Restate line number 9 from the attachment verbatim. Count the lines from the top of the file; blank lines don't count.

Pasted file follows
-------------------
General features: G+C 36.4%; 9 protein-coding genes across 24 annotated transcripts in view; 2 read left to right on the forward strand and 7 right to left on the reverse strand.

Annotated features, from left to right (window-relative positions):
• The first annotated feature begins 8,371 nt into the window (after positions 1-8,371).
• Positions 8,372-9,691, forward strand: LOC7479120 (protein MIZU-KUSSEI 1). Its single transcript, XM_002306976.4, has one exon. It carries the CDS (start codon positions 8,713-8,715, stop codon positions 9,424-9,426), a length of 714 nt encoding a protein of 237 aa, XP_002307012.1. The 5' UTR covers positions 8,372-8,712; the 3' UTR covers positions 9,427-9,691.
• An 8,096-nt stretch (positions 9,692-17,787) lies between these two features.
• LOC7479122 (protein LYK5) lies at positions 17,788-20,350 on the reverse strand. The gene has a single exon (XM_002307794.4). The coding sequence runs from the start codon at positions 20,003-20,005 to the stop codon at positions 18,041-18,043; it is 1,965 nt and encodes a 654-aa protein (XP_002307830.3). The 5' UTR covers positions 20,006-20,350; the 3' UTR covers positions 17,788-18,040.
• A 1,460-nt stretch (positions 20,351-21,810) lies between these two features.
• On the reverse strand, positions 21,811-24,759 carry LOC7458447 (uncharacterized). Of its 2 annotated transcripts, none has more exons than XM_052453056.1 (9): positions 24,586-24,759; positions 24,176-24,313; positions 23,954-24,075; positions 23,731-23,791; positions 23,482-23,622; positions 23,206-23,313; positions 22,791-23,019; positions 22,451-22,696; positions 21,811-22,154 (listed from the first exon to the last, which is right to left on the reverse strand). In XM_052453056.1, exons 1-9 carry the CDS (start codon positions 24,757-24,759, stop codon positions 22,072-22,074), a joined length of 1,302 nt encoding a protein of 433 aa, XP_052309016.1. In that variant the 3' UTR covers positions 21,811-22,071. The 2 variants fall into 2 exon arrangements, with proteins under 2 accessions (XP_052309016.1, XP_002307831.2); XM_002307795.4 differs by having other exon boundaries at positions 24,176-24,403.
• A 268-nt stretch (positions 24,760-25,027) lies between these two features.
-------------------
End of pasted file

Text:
• A 268-nt stretch (positions 24,760-25,027) lies between these two features.